One study found that of 175 myasthenics surveyed:
- 30% had oral, pharyngeal (throat), or laryngeal (voice) complaints. Half of that 30% had swallowing disorders.
- 13% had dysarthria (shuffling, fatigued speech)
- 2% had dysphonia (voice disorders).
Generalized MG (head, neck, arms, and legs)
This is where many muscle groups are affected. The typical myasthenic may feel strong upon waking from a restful night or nap but experience increased muscle fatigue as the day progresses.
Within the first year after onset, about half of ocular myasthenia will experience the involvement of other muscles, and another 30% will do so over the next two years.
Numbness, heaviness, muscle spasm, or loss of limb control may be experienced by the myasthenic. Limb weakness is often not symmetrical, with one side weaker than the other.
Shoulder weakness is demonstrated by problems holding an arm to comb or wash hair, shaving, or putting on makeup.
The grip can become weak opening jars (and child-resistant medicine bottles), hips can weaken when stepping out of deep chairs or the tub, and legs can tire when climbing stairs or walking distances.
MG itself is painless, but the strain of supporting weak limbs or the neck can be painful.
Another symptom, not often mentioned in the literature, but complained of by some mystics, is a feeling of loss of balance.
The problem with MG, particularly in the undiagnosed myasthenic, is that an episode can occur without warning and turn what is usually a non-threatening activity into a dangerous one.
For example, myasthenics can hurt themselves if there is sudden muscle weakness when they take a step and suddenly find themselves on the road.
Worse still is the sudden muscle weakness when driving a car: sudden double vision, heavy eyelids, loss of control of the right leg, weakening of the arm muscles – all are a terrifying journey for the unsuspecting undiagnosed myasthenia.
Diagnosis: how is myasthenia gravis confirmed?
The symptoms of myasthenia gravis (MG) are common complaints that can be found in a variety of medical and even psychological conditions.
- Droopy eyelids.
- Double vision.
- Difficulty chewing or swallowing.
- Weakness in almost any part of the body.
- Simple fatigue.
One can see that the symptoms of MG are not specific to the condition. This can make the diagnosis of MG difficult, particularly in cases where the disease is mild or when the doctor is not familiar enough with MG to suspect the condition.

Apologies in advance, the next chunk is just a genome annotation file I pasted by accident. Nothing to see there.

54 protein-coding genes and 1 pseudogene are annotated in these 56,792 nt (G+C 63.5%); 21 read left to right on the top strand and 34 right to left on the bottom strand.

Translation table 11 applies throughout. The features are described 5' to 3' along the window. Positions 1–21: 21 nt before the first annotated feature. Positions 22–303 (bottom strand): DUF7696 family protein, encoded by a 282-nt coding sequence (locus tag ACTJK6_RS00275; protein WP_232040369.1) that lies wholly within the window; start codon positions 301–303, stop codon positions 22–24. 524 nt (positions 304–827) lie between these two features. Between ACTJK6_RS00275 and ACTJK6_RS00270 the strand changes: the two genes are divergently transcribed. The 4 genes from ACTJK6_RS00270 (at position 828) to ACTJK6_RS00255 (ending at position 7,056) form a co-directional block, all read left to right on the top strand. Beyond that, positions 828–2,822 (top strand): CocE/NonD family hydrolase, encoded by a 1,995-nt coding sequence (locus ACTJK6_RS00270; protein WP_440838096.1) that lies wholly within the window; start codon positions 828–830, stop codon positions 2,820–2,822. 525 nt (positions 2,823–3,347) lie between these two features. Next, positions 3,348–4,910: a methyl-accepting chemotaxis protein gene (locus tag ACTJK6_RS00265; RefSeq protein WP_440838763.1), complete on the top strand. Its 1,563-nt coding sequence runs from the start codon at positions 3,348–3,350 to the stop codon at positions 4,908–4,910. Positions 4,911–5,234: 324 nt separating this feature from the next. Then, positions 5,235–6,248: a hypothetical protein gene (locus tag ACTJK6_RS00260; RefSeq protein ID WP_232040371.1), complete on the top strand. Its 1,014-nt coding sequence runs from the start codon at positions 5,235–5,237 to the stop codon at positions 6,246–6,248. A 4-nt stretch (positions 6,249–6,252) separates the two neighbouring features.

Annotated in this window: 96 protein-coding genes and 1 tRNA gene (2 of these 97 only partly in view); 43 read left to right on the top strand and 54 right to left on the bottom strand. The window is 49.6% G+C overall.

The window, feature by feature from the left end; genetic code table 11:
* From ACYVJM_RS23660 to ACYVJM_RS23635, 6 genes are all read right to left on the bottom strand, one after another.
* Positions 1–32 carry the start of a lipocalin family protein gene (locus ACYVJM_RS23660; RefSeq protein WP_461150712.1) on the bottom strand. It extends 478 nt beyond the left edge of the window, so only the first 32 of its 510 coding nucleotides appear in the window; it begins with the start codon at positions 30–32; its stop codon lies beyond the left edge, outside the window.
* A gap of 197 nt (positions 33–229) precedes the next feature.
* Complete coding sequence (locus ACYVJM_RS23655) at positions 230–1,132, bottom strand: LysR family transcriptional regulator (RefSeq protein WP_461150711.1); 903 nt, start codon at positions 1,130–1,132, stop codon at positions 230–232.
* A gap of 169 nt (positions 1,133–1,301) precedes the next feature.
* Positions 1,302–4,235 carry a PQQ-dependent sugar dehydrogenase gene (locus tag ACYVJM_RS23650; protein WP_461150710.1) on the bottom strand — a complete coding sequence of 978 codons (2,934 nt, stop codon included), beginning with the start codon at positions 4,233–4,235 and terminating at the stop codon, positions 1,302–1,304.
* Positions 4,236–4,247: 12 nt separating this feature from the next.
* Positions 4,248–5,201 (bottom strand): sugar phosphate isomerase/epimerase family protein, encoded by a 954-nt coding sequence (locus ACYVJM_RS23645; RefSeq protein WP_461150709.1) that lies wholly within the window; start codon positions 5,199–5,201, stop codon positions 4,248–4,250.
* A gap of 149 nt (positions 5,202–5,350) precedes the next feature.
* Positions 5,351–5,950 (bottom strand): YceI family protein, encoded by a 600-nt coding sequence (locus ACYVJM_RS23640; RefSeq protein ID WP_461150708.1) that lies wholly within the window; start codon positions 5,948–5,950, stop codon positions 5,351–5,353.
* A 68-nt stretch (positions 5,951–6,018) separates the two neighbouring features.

An individual with potential MG symptoms would be referred to a neurologist for diagnosis, but sometimes an ophthalmologist or immunologist would also make the diagnosis.
Many different disorders can cause MG-like symptoms, so a complete history and general and neurological exam are critical initial steps in diagnosing MG and ruling out other conditions.
This can include careful family history, medical history, and medication history, as disorders that can mimic MG can occur for many different reasons.
Therefore, it is essential that your doctor has access to your previous medical records and any previous tests, in particular, this includes scans and X-rays. This section does not address difficulties that may be necessary to investigate potential diagnoses other than MG.
You often don’t realize that there is no single test that proves the diagnosis of MG. However, the combination of history, clinical examination, nerve tests, and blood tests often establishes the diagnosis beyond a reasonable doubt.
If there are doubts after the tests have been completed, an MG treatment trial often helps to clarify the problem, and the diagnosis becomes more apparent in the long term.
Myasthenia is no longer considered a fatal disease. With the help of medications and surgery, most people lead almost everyday lives.
However, there is no standard therapy for all myasthenia, and there is still much to learn about MG: how it is diagnosed and treated.
As is usual with all things myasthenic, the success of one treatment over another is really up to the patient. What works for one person may not work at all for another. And what works for one part of the body in one patient may not work for another part of the body.
A physician may experiment with various therapies and prescription levels to achieve relief from myasthenic symptoms for the patient.
There is no one recipe for all situations, so the choice of treatment for an individual patient requires judgment and experience.
Patients and their doctors are often required to make decisions even when the evidence is inconclusive. Patients need all the support that doctors, family, and friends can offer.
Typically, a neurologist is involved in diagnosing and treating the disease.
It would be helpful if the neurologist has extensive knowledge and experience in managing MG (with the incidence of MG in only one person in at least 10,000 people, it is very likely that several neurologists have had little experience with this condition).
Current therapies for MG
- Anticholinesterase therapy: It is an attempt to strengthen neuromuscular transmission using drugs such as pyridostigmine bromide (Mestinon, extended-release Mestinon) and neostigmine (Prostigmin).
- Terapia inmunosupresora : prednisona; azatioprina (Imuran); ciclofosfamida (Cytoxan); ciclosporina (Sandimmune); mycophenolate mofetil (CellCept).
- Plasma Exchange: Plasmaféresis.
- Intravenoso: Immune Globin.
- Other medicines: atropine, pro-banthine, ephedrine.